The employee and employer will decide together on which date the holidays shall be taken in accordance with preferences of the employee, unless major causes prevent this. The request of the employee can only be rejected if the employer puts forward good reasons (subject to a high threshold as evidenced by case law) within fourteen days.

Public Holidays

The Netherlands has a number of generally recognised public holidays: New Year’s Day, Good Friday, Easter, King’s day, Liberation Day, Ascension Day, Whitsun and Christmas.

Although it is common in practice, there is no legal right to extra pay for working on a public holiday. Whether employees are entitled to public holiday leave is indicated in the individual employment contract, the CLA or the personnel manual. If this is the case, these days may not be deducted from the total number of statutory holidays.

Other Types of Leave

Besides annual leave, there are various other types of leave: pregnancy leave, maternity leave, adoption and foster care leave, paternity/partner leave, parental leave, sick leave, short-term care leave, long-term care leave and leave with respect to an emergency.

Confidentiality and Non-disparagement

Dutch employment law contains a provision (Article 7:611 DCC) which states that the employee must behave like a 'good employee' during the course of his or her employment. This standard may lead to a duty of confidentiality whereby an employee may not disclose or use confidential information belonging to the employer; the scope of this article is broad and applies to all information that may cause damage to the employer if disclosed. Even if the employer and employee have not explicitly agreed to this, this obligation also applies after the termination of employment, as demonstrated by case law.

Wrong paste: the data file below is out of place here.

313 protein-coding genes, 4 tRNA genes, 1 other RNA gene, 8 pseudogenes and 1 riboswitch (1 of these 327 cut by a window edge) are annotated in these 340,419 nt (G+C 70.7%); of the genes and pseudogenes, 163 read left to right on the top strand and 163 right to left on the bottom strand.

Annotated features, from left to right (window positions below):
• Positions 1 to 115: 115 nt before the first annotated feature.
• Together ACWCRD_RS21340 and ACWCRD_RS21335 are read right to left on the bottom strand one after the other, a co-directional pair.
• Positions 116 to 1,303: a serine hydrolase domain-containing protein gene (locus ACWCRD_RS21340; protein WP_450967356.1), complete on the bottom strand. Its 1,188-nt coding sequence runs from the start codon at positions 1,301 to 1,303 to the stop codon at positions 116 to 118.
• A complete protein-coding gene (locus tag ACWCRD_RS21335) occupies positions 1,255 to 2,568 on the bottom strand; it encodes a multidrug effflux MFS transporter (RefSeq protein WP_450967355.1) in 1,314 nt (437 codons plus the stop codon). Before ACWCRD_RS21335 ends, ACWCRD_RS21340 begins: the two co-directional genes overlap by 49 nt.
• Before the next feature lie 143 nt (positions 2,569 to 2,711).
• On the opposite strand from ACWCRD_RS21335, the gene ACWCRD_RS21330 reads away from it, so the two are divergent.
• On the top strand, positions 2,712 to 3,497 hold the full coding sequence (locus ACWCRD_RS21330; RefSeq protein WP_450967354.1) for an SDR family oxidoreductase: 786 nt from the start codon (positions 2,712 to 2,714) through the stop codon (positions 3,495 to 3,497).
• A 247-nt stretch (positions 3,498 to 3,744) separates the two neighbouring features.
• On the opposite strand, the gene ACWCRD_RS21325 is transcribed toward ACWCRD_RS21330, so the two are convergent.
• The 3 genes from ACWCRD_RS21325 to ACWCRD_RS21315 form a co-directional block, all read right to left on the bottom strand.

It is common practice to include confidentiality clauses in individual employment contracts. This enables employers to claim contractual damages in the event of a breach of confidentiality obligation. To that end, employers may establish a confidentiality policy that lays down the rules governing the use and disclosure of information.

In addition to standards of good employment practice, the duty of confidentiality is also be derived from Article 7:678(2)(i) DCC. It follows from this article that a violation of this obligation may provide a valid ground for immediate dismissal. According to Article 6:162 DCC, a violation of this obligation could also be seen as a wrongful act. 

The Trade Secret Protection Act contains several ways in which to obtain recovery from those who unlawfully contravene trade secrets, such as allowing trade secret holders to take legal action and to claim compensation subject to certain circumstances.

Employee Liability